For a real in depth look at different cassette formulations and some history check out this instructable.
Step 2: What Parts to Clean and Where They Are.
Let's get into the parts of a cassette recorder that need to be cleaned.
You have 4 primary parts that need to be cleaned on a cassette deck that records. 3 if you have a play only machine.
1) pinch roller
2) capstan shaft
3) record/play head
4) erase head (only found on recorders)
You will see some pics pointing these items out on 3 different machines. First one is a typical "shoebox" cassette recorder, the second is a microcassette deck. Both of these machines function in the same way despite there difference in tape size. Some parts are in slightly different locations but they do the same thing. The third pic is from Wiki and I added tags to show the name of the parts. This let's you see how everything looks when play is engaged with a tape in place.
The pinch roller is a rubber roller that presses the tape against the capstan shaft to control tape speed and keep it steady when playing or recording. The capstan is a metal rod that is connected to a flywheel that is hidden from sight. It provides mechanical control of tape speed. The record / play head is what actually reads and writes the audio signal to the tape. On very expensive machines there will actually be a seperate record and playback head in the same housing. It is cleaned the same way regardless. Finally we have the erase head which is only found on machines that record. It's purpose is to erase the tape before it reaches the record head. It's only active when the record button is pushed.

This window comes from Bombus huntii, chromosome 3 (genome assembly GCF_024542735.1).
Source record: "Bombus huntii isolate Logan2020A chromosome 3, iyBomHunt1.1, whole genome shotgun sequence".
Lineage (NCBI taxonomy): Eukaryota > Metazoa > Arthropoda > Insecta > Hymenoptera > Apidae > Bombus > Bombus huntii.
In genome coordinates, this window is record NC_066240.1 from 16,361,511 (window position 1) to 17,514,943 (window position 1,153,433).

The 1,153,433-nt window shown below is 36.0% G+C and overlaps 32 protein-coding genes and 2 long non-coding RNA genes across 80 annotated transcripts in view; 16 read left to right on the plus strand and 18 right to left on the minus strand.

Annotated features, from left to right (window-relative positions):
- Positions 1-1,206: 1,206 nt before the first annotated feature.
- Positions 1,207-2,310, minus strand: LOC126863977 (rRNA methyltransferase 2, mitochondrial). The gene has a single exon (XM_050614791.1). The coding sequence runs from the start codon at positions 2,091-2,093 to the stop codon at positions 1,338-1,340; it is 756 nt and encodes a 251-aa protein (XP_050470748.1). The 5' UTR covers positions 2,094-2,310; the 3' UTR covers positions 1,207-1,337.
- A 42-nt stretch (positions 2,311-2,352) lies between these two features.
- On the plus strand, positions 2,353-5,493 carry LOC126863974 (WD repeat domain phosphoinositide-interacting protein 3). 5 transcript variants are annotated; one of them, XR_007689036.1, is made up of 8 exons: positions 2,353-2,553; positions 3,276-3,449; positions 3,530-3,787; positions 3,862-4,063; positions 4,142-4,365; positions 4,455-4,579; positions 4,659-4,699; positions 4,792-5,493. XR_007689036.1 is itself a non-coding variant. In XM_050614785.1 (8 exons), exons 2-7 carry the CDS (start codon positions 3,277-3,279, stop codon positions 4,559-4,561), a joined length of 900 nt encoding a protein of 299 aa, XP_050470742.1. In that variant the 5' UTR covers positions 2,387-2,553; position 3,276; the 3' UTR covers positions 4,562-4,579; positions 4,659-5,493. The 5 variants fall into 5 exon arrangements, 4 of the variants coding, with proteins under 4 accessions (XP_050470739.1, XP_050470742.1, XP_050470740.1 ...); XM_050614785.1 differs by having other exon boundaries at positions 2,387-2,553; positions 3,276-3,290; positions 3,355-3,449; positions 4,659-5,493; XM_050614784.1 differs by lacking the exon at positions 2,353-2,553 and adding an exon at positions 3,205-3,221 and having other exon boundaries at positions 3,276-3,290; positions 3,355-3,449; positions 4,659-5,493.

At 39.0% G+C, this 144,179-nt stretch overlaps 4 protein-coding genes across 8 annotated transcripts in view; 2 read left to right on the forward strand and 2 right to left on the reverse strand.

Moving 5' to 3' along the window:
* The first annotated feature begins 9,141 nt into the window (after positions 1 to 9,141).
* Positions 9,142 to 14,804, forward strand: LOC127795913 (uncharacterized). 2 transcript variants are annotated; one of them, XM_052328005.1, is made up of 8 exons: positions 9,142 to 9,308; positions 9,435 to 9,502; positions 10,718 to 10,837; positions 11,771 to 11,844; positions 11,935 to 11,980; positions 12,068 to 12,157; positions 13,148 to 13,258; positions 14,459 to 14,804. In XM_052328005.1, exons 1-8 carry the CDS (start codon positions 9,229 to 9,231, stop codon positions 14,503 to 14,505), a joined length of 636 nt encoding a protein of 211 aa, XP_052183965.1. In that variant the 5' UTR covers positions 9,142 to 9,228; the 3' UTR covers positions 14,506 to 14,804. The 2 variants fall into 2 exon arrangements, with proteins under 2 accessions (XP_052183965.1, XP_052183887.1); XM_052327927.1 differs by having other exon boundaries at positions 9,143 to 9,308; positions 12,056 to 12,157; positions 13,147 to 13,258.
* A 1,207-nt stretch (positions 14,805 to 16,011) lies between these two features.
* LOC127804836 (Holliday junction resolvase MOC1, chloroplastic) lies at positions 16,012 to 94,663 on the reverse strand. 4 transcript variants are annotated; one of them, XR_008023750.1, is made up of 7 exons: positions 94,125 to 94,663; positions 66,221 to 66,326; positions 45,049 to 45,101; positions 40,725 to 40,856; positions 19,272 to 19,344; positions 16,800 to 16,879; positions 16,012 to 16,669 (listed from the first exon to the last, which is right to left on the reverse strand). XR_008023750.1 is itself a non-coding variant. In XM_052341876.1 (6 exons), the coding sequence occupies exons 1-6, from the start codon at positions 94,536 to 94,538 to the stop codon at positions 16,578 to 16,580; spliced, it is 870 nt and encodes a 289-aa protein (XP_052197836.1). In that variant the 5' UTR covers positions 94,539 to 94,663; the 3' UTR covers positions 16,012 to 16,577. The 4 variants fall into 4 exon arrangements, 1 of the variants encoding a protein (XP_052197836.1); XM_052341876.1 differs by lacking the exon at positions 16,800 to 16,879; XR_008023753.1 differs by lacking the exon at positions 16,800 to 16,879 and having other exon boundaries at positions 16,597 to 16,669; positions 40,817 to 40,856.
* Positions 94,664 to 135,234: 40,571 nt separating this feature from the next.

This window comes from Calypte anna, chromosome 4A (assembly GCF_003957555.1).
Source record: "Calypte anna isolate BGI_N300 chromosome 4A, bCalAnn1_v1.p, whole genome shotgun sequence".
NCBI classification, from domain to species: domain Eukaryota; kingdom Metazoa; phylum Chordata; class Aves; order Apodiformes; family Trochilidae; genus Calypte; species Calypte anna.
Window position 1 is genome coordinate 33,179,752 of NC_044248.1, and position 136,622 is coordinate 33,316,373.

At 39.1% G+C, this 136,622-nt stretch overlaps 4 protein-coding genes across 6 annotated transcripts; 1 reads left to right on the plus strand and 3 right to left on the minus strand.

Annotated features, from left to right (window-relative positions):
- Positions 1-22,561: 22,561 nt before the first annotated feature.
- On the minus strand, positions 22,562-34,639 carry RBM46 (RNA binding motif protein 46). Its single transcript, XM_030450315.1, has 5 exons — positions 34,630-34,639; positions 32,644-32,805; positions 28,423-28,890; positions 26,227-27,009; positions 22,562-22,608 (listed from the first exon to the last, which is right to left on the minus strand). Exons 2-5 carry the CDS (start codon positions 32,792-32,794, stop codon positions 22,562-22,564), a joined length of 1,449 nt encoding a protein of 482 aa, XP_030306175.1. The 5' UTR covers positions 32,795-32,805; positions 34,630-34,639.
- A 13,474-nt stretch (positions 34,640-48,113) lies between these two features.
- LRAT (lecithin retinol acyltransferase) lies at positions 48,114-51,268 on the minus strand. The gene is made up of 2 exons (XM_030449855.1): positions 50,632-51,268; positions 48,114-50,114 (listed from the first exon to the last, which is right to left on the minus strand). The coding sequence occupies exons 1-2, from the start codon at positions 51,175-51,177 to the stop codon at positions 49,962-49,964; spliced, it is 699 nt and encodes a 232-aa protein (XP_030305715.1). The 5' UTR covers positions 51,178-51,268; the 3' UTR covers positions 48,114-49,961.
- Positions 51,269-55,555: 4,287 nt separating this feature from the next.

On the microcassette recorder pic, you will notice that the capstan and pinch roller are in the middle and the record/play head are off to one side. The erase head is not visible in the pic because on some machines it's actually a tiny magnet that swings out to contact the tape when the record button is pushed. Fullsize cassette recorders with lowend mechanicals will use this swing out, permanent magnet erase head system. You will find it in modern day boomboxes that still have cassette for example.
Step 3: Q's and Chems
What to use?
You will need Q-tips or other quality cotton swabs. The cheap ones can be frustrating as they dont have enough cotton on the end or it comes off easily. The next item you will need is denatured alcohol. This is what's reccomended by tape techs as the correct liquid. Denatured alcohol can be found at most any hardware store but the issue is I have never seen it in less than quart sized containers.
What about something else that gets the job done?